Nonetheless, two-thirds of investors have adopted ESG-integrated portfolios
Less than half of US investors are ‘very’ or ‘somewhat’ satisfied with the amount (41%) and the quality (38%) of ESG-related disclosures provided by asset managers and other issuers, recent research has found.
A study by RBC Global Asset Management revealed that only 10% of US investors are very satisfied with the amount of disclosures, while 8% is very satisfied with the quality of these disclosures.
Carried out among institutional investors and financial advisers, the research found that financial advisers report a much higher adoption of ESG-integrated portfolios compared to US respondents overall, at 76% and 65% respectively. At, 31%, they also have higher expectations of ESG investments than US institutional investors (28%).
About half (51%) of the investors surveyed cite fiduciary duty as a reason for incorporating ESG principles, while 49% said they believe that integrating these factors will lower their risks and increase their returns. Only 20% of all US respondents said they incorporate ESG factors because they are required to do so.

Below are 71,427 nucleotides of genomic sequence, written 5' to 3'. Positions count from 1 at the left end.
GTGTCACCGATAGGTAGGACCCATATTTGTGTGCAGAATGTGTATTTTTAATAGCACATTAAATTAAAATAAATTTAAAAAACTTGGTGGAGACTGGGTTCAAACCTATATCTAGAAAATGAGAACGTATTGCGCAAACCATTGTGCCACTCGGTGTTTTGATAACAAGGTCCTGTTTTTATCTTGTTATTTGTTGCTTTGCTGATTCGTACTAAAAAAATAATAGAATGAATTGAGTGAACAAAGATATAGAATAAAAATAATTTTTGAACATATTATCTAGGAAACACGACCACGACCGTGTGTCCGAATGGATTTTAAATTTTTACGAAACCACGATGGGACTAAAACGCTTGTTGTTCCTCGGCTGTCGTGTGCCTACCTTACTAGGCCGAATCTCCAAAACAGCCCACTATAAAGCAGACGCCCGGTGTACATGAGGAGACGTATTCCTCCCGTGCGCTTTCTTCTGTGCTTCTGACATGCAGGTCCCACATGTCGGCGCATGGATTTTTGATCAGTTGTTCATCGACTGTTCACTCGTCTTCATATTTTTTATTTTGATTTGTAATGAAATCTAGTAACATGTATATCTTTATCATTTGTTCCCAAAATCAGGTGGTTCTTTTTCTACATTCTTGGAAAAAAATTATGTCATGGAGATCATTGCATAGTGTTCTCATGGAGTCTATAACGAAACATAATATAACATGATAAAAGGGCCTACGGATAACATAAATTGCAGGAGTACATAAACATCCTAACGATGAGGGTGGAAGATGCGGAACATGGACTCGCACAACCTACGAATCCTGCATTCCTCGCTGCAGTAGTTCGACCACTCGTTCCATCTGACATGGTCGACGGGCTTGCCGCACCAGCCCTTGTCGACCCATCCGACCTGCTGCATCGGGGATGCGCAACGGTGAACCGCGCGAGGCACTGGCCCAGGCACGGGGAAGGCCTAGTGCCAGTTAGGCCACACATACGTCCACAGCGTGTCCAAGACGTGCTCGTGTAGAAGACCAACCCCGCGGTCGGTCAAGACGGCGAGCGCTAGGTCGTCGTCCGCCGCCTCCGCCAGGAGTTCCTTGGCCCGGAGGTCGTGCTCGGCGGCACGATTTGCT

Interestingly, at 39%, fiduciary duty is also the most cited reason for investors who do not integrate ESG factors in their investment decisions, showing a split opinion on the value of ESG in creating alpha and investing in a client’s best interest.
Equities continue to be the most common asset class for incorporating ESG principles, with 80% of US investors selecting equities as an asset class in which they integrate ESG factors. This trend is even more pronounced among financial advisers, where 91% said they integrate ESG factors in equities. This is far higher than fixed income, for which only 54% of all US respondents said they integrate ESG factors.
But the survey results suggest that institutional investors in the US are deploying ESG in other asset classes at a significantly higher rate than financial advisers: real estate (37% all US respondents vs 22% financial advisers), infrastructure (26% vs 16%) and other alternatives (33% vs 17%).
The research found that anti-corruption, water, cyber-security, climate change and shareholder rights/voting were the ESG risks that US respondents were most worried about. The ESG factors that were of least concern are employee engagement, income inequality and workplace diversity.
The research findings indicate that most US investors are interested in ESG, but that they would like to see improvements in the ESG-related disclosures from asset managers and other issuers. Asset managers could work on improving their communications about ESG, but it seems responsible investing is not a priority for them in the US market. Data from Fundamental Monitor, an innovative technology tool developed by Fundamental Media providing real-time insights into the advertising campaigns by asset managers across the globe, showed that asset managers only sparingly advertise their ESG capabilities in the US.